‘Fathoms’ Is A Lyrical Glimpse Into the World of Whales

Like a Marvel comic, Fathoms: The World in the Whale, Rebecca Giggs’ discipline-straddling debut, begins with an origin story. “A few years ago,” she writes, “I helped push a beached humpback whale back out into the sea, only to witness it return and expire under its own weight on the shoreline.”

Watching the poor humpback die sparks both empathy and curiosity in Giggs, an Australian writer and journalist. She starts investigating cetacean mortality, and soon finds that human environmental damage is the single greatest cause of untimely whale death. This discovery gives Fathoms its purpose. Guided by her belief in “the potential of a scientifically literate imagination,” Giggs sets out to help “magnify the better urgings of our nature and renew those parts of us that are drawn, by wonder, to revise our place and our power in the natural world.” In other words, by presenting readers with a wide and often wild array of facts about whales, Giggs hopes to inspire us to save them.

This is a significant ethical and environmental project, and a worthy one. But Giggs meets her goal only in part.Fathomsflits between genres, mixing science writing, cultural criticism, and personal essay without apparent pattern. Ultimately, the book is unified less by narrative or argumentative structure than by Giggs’ densely poetic style and flights of allusion and imagination.

Giggs is, in fairness, a beautiful writer. Her descriptions are often startling and compelling. In a chapter on whalefalls — the natural process of whales’ ocean-floor decomposition — she describes deep-sea fish resembling “bottled fireworks, reticulated rigging, and musical instruments turned inside out.” The firework fish orbit the whale skeleton, a “macabre marionette, jinking at the spine in the slight currents” before collapsing “to the seafloor, into the plush cemetery of the worms.” When a whale dies at sea, its body becomes host to a “great, pluripotent detonation of life.” Her ebullient descriptions amplify that detonation, inviting readers to marvel at “the wildness that attends the whale.”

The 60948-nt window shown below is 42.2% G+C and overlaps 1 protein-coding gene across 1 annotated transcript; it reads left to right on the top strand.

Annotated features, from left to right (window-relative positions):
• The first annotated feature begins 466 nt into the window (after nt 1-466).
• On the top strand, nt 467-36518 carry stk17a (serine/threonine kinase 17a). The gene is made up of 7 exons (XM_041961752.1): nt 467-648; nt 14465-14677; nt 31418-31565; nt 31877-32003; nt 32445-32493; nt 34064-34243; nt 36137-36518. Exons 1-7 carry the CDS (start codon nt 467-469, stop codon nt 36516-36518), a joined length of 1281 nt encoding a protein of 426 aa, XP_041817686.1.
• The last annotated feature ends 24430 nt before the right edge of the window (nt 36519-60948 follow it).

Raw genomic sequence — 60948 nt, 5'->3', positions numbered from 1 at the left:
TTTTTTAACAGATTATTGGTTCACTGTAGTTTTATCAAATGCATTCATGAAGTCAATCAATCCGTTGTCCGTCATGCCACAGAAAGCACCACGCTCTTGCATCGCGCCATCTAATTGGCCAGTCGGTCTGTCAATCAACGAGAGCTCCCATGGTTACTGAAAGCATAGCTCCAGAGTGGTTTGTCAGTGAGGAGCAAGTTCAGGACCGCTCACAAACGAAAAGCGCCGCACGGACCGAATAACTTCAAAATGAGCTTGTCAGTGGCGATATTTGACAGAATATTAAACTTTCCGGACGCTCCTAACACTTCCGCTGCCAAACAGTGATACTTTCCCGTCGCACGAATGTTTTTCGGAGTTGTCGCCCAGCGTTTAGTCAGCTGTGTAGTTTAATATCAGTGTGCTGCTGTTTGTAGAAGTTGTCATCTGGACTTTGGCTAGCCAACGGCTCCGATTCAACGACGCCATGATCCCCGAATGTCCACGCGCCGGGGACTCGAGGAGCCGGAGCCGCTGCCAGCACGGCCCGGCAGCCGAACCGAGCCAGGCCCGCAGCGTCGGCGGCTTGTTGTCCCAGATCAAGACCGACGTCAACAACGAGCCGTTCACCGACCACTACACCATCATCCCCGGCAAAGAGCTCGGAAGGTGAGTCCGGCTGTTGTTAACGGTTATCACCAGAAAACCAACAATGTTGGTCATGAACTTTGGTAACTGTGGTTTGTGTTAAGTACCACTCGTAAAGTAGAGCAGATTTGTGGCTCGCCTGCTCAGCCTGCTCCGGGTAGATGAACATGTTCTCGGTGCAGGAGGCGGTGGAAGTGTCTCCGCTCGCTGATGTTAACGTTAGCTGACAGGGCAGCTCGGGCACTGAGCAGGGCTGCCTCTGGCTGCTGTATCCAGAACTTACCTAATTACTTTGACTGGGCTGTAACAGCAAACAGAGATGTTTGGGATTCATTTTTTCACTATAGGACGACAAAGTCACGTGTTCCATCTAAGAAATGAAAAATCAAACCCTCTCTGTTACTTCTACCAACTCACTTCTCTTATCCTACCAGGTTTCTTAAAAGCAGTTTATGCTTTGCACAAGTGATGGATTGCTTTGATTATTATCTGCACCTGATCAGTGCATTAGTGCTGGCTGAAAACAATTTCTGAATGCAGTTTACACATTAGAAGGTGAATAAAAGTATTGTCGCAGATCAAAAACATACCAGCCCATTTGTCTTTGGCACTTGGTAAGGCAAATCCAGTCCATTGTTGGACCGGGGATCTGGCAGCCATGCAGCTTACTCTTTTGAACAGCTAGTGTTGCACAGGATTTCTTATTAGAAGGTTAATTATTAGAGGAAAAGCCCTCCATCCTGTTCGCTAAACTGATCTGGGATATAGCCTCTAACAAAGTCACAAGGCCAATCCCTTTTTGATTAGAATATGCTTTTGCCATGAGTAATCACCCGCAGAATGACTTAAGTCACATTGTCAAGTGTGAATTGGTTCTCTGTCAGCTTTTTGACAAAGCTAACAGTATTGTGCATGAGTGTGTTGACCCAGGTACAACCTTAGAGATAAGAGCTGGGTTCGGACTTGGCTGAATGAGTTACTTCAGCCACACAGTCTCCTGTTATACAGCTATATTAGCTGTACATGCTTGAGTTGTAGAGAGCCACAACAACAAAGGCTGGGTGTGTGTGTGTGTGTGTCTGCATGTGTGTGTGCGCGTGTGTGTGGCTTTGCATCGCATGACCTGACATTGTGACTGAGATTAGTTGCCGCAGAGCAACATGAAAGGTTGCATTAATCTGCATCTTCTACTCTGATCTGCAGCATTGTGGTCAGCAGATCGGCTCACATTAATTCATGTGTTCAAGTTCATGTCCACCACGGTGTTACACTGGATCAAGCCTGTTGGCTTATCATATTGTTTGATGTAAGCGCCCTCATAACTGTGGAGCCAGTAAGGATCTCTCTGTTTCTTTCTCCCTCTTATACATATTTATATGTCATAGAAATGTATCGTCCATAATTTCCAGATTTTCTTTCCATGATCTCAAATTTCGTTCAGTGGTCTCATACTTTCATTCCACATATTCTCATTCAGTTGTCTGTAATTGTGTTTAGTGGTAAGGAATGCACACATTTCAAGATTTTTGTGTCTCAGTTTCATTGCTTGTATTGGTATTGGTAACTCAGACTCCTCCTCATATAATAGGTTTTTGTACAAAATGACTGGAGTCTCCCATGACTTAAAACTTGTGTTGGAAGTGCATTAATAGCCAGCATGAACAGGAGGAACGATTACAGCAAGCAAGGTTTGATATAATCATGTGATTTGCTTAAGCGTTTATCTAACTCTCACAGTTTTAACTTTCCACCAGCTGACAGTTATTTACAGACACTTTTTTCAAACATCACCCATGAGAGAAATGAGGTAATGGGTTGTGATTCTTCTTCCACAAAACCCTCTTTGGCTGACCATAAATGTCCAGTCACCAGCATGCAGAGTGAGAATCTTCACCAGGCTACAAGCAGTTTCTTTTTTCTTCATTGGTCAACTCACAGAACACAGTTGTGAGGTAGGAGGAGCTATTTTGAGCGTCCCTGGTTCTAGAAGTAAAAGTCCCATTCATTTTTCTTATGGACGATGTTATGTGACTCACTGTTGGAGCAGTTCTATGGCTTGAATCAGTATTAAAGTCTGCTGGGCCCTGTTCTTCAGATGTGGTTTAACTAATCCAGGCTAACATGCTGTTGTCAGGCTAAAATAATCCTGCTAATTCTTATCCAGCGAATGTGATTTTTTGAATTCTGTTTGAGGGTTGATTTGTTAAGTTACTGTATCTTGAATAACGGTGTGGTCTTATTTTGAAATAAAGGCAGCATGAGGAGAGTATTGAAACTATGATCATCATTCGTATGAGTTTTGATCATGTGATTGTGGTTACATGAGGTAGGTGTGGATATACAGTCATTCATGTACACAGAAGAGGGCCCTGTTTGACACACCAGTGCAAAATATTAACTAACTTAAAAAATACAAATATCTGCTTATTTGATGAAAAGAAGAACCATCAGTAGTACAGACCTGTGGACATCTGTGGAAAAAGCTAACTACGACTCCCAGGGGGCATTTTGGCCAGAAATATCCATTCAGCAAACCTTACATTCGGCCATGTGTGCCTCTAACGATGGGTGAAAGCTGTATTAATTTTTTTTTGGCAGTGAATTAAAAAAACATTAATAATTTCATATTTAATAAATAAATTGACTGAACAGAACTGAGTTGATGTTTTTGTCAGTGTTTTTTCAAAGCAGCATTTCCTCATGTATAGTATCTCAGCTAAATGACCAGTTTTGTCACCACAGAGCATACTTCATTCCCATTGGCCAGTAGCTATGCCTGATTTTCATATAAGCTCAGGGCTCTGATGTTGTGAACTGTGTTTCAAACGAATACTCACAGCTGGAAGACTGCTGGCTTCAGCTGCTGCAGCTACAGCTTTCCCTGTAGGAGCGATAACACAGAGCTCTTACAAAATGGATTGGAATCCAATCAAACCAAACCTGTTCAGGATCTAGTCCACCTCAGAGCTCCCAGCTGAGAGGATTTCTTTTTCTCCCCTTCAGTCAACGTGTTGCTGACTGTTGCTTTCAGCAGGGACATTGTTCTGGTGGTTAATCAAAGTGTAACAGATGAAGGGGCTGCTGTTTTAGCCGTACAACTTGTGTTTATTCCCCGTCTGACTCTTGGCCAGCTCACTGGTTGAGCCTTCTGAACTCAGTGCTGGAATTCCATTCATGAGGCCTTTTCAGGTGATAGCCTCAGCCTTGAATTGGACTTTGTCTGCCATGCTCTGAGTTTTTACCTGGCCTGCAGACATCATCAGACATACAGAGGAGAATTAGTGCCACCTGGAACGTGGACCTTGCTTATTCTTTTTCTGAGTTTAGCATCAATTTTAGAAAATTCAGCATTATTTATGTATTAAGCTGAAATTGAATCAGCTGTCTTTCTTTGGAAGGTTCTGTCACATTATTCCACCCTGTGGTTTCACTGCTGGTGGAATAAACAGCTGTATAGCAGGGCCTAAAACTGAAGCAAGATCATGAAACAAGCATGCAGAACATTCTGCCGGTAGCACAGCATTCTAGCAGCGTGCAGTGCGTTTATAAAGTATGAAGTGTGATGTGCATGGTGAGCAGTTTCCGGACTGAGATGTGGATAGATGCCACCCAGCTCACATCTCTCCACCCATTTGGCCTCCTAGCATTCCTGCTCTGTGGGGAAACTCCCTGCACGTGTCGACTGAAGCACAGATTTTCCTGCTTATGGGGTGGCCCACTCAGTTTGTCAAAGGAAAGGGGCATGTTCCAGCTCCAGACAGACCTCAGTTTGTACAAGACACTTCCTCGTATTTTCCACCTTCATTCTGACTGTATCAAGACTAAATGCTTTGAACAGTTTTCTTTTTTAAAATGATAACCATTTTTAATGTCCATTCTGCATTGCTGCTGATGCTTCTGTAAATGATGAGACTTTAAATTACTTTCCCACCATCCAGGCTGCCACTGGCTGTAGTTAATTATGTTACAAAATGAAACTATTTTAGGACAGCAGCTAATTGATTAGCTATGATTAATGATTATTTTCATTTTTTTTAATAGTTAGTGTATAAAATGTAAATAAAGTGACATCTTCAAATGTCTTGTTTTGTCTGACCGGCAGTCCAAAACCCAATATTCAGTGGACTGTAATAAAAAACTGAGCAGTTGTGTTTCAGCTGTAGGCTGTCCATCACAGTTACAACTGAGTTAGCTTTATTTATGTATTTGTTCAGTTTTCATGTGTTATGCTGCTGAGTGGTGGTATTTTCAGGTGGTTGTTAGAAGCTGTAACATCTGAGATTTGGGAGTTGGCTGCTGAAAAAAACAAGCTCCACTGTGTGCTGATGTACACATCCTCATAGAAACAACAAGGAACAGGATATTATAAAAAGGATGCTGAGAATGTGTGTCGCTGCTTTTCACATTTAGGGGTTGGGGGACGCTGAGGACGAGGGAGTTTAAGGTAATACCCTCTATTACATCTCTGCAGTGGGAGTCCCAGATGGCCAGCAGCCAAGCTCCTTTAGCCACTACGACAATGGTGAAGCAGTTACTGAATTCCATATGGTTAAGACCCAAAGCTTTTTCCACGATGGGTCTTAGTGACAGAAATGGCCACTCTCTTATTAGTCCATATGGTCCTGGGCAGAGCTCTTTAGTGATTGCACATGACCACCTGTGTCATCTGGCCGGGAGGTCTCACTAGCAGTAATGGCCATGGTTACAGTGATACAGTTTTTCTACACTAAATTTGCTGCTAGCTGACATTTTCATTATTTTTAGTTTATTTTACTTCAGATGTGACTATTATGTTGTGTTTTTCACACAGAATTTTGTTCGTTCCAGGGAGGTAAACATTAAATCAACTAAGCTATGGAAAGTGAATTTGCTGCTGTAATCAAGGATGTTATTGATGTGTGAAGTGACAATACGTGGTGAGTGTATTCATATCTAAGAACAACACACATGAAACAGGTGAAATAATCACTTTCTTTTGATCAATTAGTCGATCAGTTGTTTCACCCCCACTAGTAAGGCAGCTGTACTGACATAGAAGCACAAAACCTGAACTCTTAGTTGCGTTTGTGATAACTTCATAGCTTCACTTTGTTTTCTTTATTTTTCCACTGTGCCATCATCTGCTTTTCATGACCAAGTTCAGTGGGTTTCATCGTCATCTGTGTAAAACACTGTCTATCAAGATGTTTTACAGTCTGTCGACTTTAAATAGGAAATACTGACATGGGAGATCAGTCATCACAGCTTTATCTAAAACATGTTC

But Giggs opts not to linger on the wildness. Instead, she steps back: “What does this story boil down to? What I carry forward is this: Nothing ends without adding vigor to the conditions under which new beginnings are conceived.” In seeking to a find a moral, she distances her narrative from nature in all its “spectacular” and “squalid” glory.

There are other places where the high-gloss beauty of Giggs’ style undermines her message. In a chapter interweaving her impressions of a whale-watching trip with a cultural history of the anti-whaling movement and scientific explorations of humpback migration, the krill life cycle, and the impact of global warming on whales, she writes, “As the season sets to piecing together its all-white jigsaw across the nocturning sea, the humpbacks migrate northward, away from the privations of the Southern Ocean at the end of the globe and across the Antarctic Circumpolar Current.” What is a nocturning sea, exactly? Giggs’ linguistic flourishes, here and elsewhere, often prove distracting.